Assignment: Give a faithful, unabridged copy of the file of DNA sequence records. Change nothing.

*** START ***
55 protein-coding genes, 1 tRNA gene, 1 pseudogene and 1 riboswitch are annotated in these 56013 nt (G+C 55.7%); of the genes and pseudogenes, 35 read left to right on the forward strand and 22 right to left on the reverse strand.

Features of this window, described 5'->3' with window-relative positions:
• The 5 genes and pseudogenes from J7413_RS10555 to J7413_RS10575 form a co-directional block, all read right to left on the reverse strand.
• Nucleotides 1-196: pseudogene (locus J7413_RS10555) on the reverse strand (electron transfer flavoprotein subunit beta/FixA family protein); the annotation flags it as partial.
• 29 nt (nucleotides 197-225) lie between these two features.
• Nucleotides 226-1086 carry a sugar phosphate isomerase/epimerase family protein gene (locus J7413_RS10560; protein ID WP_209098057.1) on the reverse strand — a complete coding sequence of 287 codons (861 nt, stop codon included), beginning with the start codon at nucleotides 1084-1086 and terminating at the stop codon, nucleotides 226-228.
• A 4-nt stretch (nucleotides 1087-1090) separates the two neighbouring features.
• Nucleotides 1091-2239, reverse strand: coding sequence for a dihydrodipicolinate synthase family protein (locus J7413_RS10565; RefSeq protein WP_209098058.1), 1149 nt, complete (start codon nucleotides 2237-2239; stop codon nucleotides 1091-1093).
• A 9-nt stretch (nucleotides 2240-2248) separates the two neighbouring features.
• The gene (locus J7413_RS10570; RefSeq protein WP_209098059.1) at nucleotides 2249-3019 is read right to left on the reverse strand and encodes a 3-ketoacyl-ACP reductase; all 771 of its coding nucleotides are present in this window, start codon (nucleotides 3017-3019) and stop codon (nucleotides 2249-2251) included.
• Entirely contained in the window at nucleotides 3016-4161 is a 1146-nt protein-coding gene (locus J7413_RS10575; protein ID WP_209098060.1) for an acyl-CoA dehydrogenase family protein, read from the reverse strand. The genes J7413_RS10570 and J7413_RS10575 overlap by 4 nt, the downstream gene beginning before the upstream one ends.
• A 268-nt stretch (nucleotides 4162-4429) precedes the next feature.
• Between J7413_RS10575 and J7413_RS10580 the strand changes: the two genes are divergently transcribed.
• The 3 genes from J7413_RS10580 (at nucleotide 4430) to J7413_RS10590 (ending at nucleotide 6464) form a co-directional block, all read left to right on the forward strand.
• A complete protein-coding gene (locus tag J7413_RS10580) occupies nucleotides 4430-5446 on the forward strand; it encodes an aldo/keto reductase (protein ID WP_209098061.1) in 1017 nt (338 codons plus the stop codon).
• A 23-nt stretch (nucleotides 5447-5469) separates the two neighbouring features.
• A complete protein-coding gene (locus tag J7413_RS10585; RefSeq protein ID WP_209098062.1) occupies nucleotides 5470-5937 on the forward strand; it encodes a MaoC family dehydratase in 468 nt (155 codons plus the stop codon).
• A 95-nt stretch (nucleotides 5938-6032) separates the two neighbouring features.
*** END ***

55 protein-coding genes, 1 tRNA gene, 1 pseudogene and 1 riboswitch are annotated in these 56013 nt (G+C 55.7%); of the genes and pseudogenes, 35 read left to right on the forward strand and 22 right to left on the reverse strand.

Features of this window, described 5'->3' with window-relative positions:
• The 5 genes and pseudogenes from J7413_RS10555 to J7413_RS10575 form a co-directional block, all read right to left on the reverse strand.
• Nucleotides 1-196: pseudogene (locus J7413_RS10555) on the reverse strand (electron transfer flavoprotein subunit beta/FixA family protein); the annotation flags it as partial.
• 29 nt (nucleotides 197-225) lie between these two features.
• Nucleotides 226-1086 carry a sugar phosphate isomerase/epimerase family protein gene (locus J7413_RS10560; protein ID WP_209098057.1) on the reverse strand — a complete coding sequence of 287 codons (861 nt, stop codon included), beginning with the start codon at nucleotides 1084-1086 and terminating at the stop codon, nucleotides 226-228.
• A 4-nt stretch (nucleotides 1087-1090) separates the two neighbouring features.
• Nucleotides 1091-2239, reverse strand: coding sequence for a dihydrodipicolinate synthase family protein (locus J7413_RS10565; RefSeq protein WP_209098058.1), 1149 nt, complete (start codon nucleotides 2237-2239; stop codon nucleotides 1091-1093).
• A 9-nt stretch (nucleotides 2240-2248) separates the two neighbouring features.
• The gene (locus J7413_RS10570; RefSeq protein WP_209098059.1) at nucleotides 2249-3019 is read right to left on the reverse strand and encodes a 3-ketoacyl-ACP reductase; all 771 of its coding nucleotides are present in this window, start codon (nucleotides 3017-3019) and stop codon (nucleotides 2249-2251) included.
• Entirely contained in the window at nucleotides 3016-4161 is a 1146-nt protein-coding gene (locus J7413_RS10575; protein ID WP_209098060.1) for an acyl-CoA dehydrogenase family protein, read from the reverse strand. The genes J7413_RS10570 and J7413_RS10575 overlap by 4 nt, the downstream gene beginning before the upstream one ends.
• A 268-nt stretch (nucleotides 4162-4429) precedes the next feature.
• Between J7413_RS10575 and J7413_RS10580 the strand changes: the two genes are divergently transcribed.
• The 3 genes from J7413_RS10580 (at nucleotide 4430) to J7413_RS10590 (ending at nucleotide 6464) form a co-directional block, all read left to right on the forward strand.
• A complete protein-coding gene (locus tag J7413_RS10580) occupies nucleotides 4430-5446 on the forward strand; it encodes an aldo/keto reductase (protein ID WP_209098061.1) in 1017 nt (338 codons plus the stop codon).
• A 23-nt stretch (nucleotides 5447-5469) separates the two neighbouring features.
• A complete protein-coding gene (locus tag J7413_RS10585; RefSeq protein ID WP_209098062.1) occupies nucleotides 5470-5937 on the forward strand; it encodes a MaoC family dehydratase in 468 nt (155 codons plus the stop codon).
• A 95-nt stretch (nucleotides 5938-6032) separates the two neighbouring features.